However, given that homes are selling quite quickly, "you may be under a time crunch," he explained.
"I think it's dangerous to limit the scope of an inspection. It should be as much as you can do within the property itself," but adds that in cases where time doesn't allow for a full inspection, he says "a limited scope is better than nothing."
Sellers also dictate whether or not a home inspection can even happen, Winney explained.
"Some sellers may say, 'No, we're not going to allow a home inspection,' which may raise a question mark on the property. Number two, is we may only have a limited time frame that we're able to conduct the inspection with the inspector with us."
Price explained that often, he'll get told he only has a 30-minute window to do a full inspection, even though a full inspection takes an hour and 20 minutes to do. In those cases, he turns around and walks out because he can't do his job in that amount of time.
"It's nothing that we've ever seen in the past," he said.
"In this current situation, Ontario buyers are in trouble."
Winney said buyers paired with a strong realtor can sometimes try to negotiate more time for full inspections.
But Inkster blames realtors for creating the time crunch in the first place.
He says the current market is being driven by "auction fever" with buyers and sellers making decisions born out of panic.
"There's a whole series of things going on and it's being driven by stupidity and greed, in my opinion," Inkster said.
"Every single professional dealing in real estate has got something to answer for there. But above that, the government is just — and it doesn't matter which colour you vote for — they're all the same. Nobody seems to want to do anything except make a profit."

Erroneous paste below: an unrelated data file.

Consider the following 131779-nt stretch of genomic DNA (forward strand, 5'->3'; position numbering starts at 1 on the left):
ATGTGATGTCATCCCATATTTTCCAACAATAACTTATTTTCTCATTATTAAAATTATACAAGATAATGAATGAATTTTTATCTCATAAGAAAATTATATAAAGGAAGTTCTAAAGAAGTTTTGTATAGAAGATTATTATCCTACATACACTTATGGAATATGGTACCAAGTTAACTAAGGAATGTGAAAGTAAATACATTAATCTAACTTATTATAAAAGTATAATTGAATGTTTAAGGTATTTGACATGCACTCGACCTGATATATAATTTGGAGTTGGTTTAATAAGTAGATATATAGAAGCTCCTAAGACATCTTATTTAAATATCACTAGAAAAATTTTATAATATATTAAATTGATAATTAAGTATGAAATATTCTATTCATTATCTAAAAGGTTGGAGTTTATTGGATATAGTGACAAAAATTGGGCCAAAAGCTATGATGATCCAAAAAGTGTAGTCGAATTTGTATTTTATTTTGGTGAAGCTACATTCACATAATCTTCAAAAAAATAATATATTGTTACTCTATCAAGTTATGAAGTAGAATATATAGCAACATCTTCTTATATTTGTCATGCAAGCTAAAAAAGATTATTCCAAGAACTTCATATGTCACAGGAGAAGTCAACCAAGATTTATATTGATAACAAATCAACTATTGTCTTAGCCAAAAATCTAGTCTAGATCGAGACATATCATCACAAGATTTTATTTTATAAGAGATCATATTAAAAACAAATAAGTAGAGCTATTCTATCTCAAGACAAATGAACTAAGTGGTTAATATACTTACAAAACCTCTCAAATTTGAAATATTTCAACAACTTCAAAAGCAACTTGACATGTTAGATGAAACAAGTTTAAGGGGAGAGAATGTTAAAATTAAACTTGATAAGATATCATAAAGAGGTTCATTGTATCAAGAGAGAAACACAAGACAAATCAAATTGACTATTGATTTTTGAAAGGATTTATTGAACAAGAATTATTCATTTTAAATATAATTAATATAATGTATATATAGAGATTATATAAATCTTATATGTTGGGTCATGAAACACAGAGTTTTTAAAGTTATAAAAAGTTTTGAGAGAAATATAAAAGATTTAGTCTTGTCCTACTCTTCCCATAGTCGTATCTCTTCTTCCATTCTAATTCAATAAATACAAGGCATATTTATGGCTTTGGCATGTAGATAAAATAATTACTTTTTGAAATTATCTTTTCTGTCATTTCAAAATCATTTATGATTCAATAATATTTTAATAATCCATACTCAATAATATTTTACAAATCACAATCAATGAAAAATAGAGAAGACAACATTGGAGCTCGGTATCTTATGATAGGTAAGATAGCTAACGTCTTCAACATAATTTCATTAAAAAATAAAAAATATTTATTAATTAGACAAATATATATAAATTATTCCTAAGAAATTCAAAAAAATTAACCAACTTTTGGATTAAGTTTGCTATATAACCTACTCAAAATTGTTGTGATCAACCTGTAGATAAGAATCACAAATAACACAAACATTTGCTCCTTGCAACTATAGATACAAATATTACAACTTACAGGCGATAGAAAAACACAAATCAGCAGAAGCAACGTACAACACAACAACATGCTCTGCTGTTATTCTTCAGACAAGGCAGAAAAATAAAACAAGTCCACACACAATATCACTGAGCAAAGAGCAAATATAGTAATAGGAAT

Fighting for regulation of the industry
Awram, Price and Inkster are all pushing for regulation of the inspection industry.
Lack of regulation has been an issue for years, Inkster said, only made worse by the market. He said his association has been pushing for legislation for nearly nine years.
"It will actually allow us to weed out the bad inspectors. It will stop people who are not qualified and therefore not licensed from doing inspections at all," Inkster said.
The Ministry of Government and Consumer Services says the Home Inspection Act is not yet in force.
In a statement to CBC, a spokesperson said, "The ministry is continuing to review this file to determine the best approach to protecting the interests of home buyers and sellers in an appropriate and effective way."
'Industry is bleeding'
In the meantime, Inkster says the industry is on a steep decline, with many inspectors leaving the industry altogether.
He said they've lost around 65 per cent of professional inspectors in Ontario since 2019. He worries that if things carry on this way, in another 18 months, there won't be any home inspectors in Canada.
"This industry is bleeding," Inkster said.
Price says his business is way down. He used to do 750 inspections a year, but that he's now down to about 150.
"It's a catastrophic hit, there's no doubt," Price said.
He's frustrated that nobody is stepping up to the plate to fix the situation to ensure consumers are being protected.
"I've never seen anything fail as much as the home inspection industry," Price said.